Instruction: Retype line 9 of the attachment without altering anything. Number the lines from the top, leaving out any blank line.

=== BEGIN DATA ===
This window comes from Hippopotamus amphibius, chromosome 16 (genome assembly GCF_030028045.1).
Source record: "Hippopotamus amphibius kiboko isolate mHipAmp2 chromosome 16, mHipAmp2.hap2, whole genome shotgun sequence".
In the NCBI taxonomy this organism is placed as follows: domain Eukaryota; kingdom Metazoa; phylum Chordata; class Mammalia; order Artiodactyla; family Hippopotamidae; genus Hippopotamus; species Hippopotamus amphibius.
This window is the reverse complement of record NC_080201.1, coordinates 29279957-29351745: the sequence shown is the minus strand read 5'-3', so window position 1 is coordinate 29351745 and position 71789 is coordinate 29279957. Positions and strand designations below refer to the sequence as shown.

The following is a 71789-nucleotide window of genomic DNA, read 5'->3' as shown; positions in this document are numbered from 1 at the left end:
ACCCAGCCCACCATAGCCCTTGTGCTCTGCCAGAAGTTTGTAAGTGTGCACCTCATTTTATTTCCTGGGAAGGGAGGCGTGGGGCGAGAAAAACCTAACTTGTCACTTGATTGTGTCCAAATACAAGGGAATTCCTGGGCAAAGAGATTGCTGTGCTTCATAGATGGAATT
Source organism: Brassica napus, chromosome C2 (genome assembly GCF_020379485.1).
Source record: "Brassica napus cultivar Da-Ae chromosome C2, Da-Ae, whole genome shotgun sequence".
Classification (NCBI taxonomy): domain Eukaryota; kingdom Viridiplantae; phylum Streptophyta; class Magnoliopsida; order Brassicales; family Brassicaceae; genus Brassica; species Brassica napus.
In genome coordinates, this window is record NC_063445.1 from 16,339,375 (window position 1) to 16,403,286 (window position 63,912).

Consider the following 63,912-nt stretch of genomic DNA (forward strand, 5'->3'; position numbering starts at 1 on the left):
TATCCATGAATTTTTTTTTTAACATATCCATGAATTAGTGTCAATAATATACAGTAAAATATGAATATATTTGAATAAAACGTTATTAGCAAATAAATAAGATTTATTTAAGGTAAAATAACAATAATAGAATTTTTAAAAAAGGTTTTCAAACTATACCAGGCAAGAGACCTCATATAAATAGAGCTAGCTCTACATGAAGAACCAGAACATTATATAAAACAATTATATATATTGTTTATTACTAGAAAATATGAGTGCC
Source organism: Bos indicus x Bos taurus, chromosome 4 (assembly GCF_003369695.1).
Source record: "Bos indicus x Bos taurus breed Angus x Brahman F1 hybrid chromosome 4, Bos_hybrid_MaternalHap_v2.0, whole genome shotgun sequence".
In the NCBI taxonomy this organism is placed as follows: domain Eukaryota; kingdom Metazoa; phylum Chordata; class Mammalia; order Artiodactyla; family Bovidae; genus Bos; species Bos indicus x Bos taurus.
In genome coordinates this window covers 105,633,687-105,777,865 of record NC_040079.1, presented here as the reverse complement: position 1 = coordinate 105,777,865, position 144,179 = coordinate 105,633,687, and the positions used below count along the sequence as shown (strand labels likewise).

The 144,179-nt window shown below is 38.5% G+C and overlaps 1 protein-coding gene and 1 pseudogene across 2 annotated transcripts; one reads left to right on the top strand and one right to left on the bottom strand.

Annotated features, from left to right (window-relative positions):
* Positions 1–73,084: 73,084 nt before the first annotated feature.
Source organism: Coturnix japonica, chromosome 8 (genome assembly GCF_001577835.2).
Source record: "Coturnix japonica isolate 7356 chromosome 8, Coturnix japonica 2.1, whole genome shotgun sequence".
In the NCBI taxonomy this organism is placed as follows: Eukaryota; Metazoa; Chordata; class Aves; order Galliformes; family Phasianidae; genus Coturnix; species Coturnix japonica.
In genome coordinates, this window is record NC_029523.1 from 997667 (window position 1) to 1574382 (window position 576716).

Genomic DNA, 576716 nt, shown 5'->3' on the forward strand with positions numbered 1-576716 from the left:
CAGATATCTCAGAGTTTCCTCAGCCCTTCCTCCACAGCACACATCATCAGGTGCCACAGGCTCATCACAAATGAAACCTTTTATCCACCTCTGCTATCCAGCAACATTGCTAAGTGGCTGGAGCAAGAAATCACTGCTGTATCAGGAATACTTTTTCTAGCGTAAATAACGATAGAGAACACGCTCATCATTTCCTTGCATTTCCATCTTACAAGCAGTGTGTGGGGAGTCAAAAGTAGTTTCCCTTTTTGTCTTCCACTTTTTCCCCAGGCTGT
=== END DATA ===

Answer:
Classification (NCBI taxonomy): domain Eukaryota; kingdom Viridiplantae; phylum Streptophyta; class Magnoliopsida; order Brassicales; family Brassicaceae; genus Brassica; species Brassica napus.